HAGERSTOWN—A Keedysville man ordered not to wear police equipment following a 2010 conviction for carrying a concealed dangerous weapon was back in Washington County Circuit Court this week, denying he violated probation by wearing a bullet-resistant vest, handcuffs and other gear.
Documents filed by the Maryland Division of Parole and Probation allege that Forrest Jordan Gunter, 21, of 5034 Churchey Road, was in violation of conditions of probation on Dec. 5, 2010.
When Hagerstown police responded to a report of a man wearing police gear inside Buffalo Wild Wings, 230 Railway Lane, on that date, “Mr. Gunter was observed wearing a bullet resistant vest with the word Agent on it, handcuffs, a baton, a pistol belt and gun holster,” the documents said. Police took photographs of Gunter wearing the gear.
Gunter told police he left work to eat and did not take the equipment off because he did not want it stolen from the vehicle of a friend who accompanied him to the restaurant, the documents said.
The statement of charges for the violation said he was “allegedly wearing and being is possession of law enforcement equipment and lookalike uniform while not acting in the official capacity of a bail enforcement agent.”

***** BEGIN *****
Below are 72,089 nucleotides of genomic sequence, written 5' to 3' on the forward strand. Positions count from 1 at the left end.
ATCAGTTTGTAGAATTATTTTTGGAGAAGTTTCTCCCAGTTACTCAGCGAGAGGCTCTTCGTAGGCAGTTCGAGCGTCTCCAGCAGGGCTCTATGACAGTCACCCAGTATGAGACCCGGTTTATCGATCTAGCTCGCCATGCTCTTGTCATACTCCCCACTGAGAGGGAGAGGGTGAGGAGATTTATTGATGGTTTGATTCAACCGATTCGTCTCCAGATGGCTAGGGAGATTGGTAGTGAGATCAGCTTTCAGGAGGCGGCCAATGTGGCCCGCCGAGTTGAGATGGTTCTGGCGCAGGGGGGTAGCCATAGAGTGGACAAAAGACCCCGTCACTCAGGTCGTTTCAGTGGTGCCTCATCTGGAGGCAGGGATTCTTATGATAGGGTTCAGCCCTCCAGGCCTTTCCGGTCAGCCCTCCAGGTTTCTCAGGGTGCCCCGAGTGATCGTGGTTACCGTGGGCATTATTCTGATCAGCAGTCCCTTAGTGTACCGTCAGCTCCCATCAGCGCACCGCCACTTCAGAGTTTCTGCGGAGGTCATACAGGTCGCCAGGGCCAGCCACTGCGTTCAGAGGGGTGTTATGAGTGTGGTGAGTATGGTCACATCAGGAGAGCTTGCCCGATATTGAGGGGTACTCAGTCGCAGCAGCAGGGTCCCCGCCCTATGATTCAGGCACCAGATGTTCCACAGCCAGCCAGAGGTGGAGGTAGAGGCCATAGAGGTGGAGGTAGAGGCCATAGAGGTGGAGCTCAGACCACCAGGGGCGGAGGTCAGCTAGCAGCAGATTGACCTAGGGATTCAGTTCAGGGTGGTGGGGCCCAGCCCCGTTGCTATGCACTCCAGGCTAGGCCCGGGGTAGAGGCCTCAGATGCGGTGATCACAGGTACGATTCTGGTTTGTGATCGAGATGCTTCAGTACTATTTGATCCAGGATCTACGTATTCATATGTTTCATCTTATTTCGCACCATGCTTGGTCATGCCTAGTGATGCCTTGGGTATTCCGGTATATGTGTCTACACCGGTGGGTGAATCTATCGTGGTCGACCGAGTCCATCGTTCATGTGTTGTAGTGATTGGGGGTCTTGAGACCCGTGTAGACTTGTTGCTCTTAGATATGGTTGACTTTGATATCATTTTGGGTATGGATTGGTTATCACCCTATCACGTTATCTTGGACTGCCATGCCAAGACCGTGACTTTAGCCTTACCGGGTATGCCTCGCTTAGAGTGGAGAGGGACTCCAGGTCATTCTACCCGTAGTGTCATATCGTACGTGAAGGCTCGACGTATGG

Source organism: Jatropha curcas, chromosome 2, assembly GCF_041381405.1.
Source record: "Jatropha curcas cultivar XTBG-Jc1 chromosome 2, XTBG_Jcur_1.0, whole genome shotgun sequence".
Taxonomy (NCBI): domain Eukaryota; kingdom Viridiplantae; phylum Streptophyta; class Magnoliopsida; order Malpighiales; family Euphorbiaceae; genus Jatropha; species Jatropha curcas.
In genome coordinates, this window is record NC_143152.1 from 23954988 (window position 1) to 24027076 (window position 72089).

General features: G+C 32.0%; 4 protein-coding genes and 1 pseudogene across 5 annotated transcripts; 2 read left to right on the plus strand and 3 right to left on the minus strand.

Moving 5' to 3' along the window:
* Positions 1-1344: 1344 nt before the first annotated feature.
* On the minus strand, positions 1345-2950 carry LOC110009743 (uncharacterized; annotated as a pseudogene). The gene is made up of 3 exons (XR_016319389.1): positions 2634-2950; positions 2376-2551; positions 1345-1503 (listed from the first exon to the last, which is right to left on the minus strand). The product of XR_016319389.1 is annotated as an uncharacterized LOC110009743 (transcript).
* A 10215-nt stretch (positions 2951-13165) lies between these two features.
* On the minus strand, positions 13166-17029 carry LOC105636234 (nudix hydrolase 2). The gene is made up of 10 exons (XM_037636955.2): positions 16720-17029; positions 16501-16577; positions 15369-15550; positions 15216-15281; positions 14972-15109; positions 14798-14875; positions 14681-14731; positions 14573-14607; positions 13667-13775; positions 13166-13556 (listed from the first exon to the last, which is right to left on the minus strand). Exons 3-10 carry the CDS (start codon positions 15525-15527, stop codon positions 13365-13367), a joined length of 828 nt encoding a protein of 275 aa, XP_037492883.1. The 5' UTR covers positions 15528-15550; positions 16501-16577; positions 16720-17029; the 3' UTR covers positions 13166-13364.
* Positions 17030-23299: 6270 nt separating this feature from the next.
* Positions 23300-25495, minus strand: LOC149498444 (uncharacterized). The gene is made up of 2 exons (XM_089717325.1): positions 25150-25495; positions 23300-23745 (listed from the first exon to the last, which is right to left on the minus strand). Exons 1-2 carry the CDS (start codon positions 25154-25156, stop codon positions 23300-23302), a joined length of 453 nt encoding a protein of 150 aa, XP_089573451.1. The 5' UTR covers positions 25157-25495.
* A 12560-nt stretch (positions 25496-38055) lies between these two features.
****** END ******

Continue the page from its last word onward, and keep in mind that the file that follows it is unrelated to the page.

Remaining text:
A hearing for Gunter on the violation allegation is scheduled for May 18 before Judge W. Kennedy Boone III.
Gunter pleaded guilty to the weapons possession charge and trespassing in March 2010, court records said. Boone sentenced Gunter to three years in prison, suspending all but 45 days he had served in jail.
Gunter also was placed on probation for three years, with Boone ordering him not to wear or carry badges, batons, radios, uniforms and other equipment unless engaged as an agent for a licensed bail bondsman.
“I don’t want you looking like ‘Dog the Bounty Hunter,’” Boone said at the time. Gunter had told the judge he worked part-time as a bail bondsman.
The weapon involved in that case was a collapsible baton similar to those used by police, the charging documents said. The baton was found when police questioned Gunter about a trespassing incident in August 2009, the documents said.
In September 2010 Gunter was acquitted of an unrelated charge of impersonating an emergency responder, court records said. That case stemmed from a Feb. 13, 2010, incident in which he and another man were questioned by Maryland State Police at the scene of an accident, the charging documents said.